R.A. Dickey pitched well enough against the Marlins to win his twenty first game of the season. However, Tuesday’s game didn’t work out as well as he or the Mets would have liked. Never the less, the Roosevelt Avenue Nine’s knuckle ball throwing Cy Young candidate became the sixth Mets pitcher to record twenty wins in a season. His 2012 effort was the ninth twenty win season in club history. If pressed to find a landing spot for R.A. Dickey’s recent season in all-time Mets history, I believe it can be argued R.A. Dickey authored maybe the fourth (stretching things) or fifth (more like it) best single season in Mets history.
Tom Seaver is the only Mets pitcher to record multiple twenty win seasons. He achieved the mark four times. In 1969, Tom Terrific set the franchise mark with twenty five wins. In 1985, Dwight Gooden came very close to tying the club record when he posted twenty four wins. Tom Seaver owns the third spot again with twenty two wins. Seaver and Jerry Koosman recorded twenty one wins in a season. Then David Cone, Tom Seaver, Frank Viola, and now R.A. Dickey, have authored twenty win campaigns.
Only Dwight Gooden (4) and David Cone (3) lost less games in a season than Dickey, who ended 2012 with six losses. With a 20-6 record, R.A. Dickey’s .769% winning percentage finished as the fourth best mark. David Cone set club record in 1988, with a 20-3 record, and an .870% winning percentage. With a 24-4 record in 1985, Dwight Gooden’s .857% winning percentage ranks second best. Tom Seaver’s 1969 mark of .781% based on a 25-7 record is third best among the twenty win club.
Of the nine twenty-win seasons in Mets history, R.A. Dickey’s 233 innings pitched are the second lowest total of the six pitchers. David Cone was the minimalist who in 1988, threw two less innings than R.A. Dickey did this past season. In 1969, Tom Seaver set the bar high with 289 innings. He owns the second spot as well, with 280 innings during the 1975 season. Doc Gooden’s 268 innings pitched in 1985 rank third.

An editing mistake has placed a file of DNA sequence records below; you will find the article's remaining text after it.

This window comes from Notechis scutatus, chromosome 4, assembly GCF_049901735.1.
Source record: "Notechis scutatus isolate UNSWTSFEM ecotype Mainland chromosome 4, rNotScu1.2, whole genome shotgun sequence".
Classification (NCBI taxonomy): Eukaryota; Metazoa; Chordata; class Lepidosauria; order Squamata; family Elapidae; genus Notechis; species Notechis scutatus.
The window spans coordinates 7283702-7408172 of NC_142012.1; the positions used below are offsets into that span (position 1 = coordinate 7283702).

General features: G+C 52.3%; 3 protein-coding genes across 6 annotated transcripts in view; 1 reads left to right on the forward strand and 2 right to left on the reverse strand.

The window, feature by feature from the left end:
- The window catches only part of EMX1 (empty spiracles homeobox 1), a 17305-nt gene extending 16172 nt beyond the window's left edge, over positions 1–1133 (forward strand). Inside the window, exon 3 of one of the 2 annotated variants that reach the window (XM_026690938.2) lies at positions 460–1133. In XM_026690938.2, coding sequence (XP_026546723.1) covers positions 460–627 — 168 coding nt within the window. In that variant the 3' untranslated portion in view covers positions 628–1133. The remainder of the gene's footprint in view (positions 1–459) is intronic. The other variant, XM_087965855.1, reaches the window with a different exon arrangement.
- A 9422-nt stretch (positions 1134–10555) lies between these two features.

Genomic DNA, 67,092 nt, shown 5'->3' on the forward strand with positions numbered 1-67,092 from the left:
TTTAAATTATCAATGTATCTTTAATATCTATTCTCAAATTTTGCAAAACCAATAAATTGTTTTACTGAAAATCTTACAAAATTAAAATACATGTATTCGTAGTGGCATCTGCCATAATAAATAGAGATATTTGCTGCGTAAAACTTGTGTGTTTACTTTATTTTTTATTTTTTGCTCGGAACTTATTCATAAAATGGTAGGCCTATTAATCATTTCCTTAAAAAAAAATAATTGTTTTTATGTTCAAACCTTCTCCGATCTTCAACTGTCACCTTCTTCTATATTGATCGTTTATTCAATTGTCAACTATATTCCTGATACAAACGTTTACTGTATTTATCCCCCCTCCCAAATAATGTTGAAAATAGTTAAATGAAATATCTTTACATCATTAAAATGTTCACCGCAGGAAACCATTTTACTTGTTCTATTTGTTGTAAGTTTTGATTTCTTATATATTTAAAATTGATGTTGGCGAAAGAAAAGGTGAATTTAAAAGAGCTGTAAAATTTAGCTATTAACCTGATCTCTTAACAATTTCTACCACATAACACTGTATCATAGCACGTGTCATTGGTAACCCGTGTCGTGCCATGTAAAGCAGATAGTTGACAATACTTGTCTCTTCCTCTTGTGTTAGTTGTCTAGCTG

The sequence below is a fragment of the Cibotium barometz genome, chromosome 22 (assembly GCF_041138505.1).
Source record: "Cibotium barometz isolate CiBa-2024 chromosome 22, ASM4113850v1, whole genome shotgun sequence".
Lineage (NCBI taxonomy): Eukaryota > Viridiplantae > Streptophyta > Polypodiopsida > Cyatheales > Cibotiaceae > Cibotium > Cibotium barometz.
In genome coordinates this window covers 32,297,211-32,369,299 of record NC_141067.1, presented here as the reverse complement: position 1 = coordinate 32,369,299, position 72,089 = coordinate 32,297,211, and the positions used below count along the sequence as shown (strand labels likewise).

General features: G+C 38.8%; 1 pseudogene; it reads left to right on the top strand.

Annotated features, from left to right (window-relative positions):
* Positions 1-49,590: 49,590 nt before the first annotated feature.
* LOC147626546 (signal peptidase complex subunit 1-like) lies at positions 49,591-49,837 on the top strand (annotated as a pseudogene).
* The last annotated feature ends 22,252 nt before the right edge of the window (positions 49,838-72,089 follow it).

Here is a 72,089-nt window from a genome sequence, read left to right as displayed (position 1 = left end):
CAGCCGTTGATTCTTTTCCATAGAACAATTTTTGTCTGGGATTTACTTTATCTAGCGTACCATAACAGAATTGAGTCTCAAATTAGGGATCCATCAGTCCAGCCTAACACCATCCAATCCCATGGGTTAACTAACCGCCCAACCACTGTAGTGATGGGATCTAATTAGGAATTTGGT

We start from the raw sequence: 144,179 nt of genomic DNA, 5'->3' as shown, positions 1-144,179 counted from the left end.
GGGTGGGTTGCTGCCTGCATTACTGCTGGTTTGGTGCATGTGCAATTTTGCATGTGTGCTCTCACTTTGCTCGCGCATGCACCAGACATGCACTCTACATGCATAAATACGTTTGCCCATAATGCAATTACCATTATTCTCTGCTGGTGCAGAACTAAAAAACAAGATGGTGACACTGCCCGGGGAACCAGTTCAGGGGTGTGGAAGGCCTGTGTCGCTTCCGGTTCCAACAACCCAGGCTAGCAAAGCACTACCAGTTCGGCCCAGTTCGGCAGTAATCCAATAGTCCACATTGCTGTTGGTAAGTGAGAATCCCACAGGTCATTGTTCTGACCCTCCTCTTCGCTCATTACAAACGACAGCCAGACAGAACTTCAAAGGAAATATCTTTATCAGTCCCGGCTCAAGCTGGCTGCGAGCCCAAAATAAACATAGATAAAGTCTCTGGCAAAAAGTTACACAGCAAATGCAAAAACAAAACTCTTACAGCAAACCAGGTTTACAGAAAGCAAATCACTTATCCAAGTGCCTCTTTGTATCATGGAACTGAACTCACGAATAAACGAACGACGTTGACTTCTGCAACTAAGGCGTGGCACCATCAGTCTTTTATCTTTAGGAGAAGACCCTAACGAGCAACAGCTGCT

Although R.A. Dickey pitched the eighth least amount of innings of the nine twenty-game seasons, he still managed to place fifth on the strikeouts list. Tom Seaver (289, 249, 243) owns three of the top four spots. Dwight Gooden’s 268 strikeouts in 1985 is the second best mark. Then R.A. Dickey clocks in with 230 strikeouts.
Here’s the odd stat. Of the nine twenty-win seasons in Mets history, R.A. Dickey issued the least amount of bases on balls; a knuckle ball pitcher – go figure. Then again, he did pitch the eighth lowest innings of the lot. Let’s just go with it…, shall we? R.A. Dickey limited the opposition to fifty four walks in 230 innings pitched. Frank Viola walked the second least; sixty batters in 249 innings. Tom Seaver’s is the more remarkable stat of the list. In 286 innings during his 1971 season, he limited the opposition to sixty one bases on balls. Tom Seaver’s 1975 season actually tops the list when he walked eighty-eight batters.
Of the nine twenty-win seasons thrown by a Mets pitcher, Tom Seaver’s 0.946 WHiP in 1971 is best. Just below that, Doc Gooden’s 1985 WHiP of 0.965 ranks second. Tom Seaver again owns the third best mark when he posted a 1.04 WHiP in the ’75 season. R.A. Dickey’s 1.053 WHiP this past season now ranks fourth.
Dwight Gooden’s 1.53 earned run average in 1985 is tops. Tom Seaver’s 1.76 ERA in 1971 ranks a close second. R.A. Dickey’s 2.73 ERA ranks eighth among the Mets twenty game winners. Only Tom Seaver’s 2.92 mark in 1972 ranked worse on the list. Dwight Gooden also blows everyone away with eight shutouts during his 1985 season. Tom Seaver twice posted five shutouts. Tom Seaver and David Cone both authored four shutouts during twenty win seasons. R.A. Dickey joins Tom Seaver, Jerry Koosman, and Frank Viola with three shutouts during twenty win seasons.
Let’s also keep in mind, R.A. Dickey is the only pitcher to win twenty games for a sub-.500 Mets team. Yet, he broke Jerry Koosman’s mark for consecutive scoreless innings pitched. His back-to-back one-hitters should not go under spoken either. And should he win the Cy Young award, he would become the third Mets pitcher to receive the honor.
So where exactly does R.A. Dickey’s season rank amongst the twenty game winners in franchise history? I’m giving R.A. Dickey an aggregate score of 5.5 of a possible nine, which means he just tossed the fifth or sixth best season in Mets history. If you’re feeling generous, and in light of those last closing stats and sentiment, can you make a case for fourth best? What say you?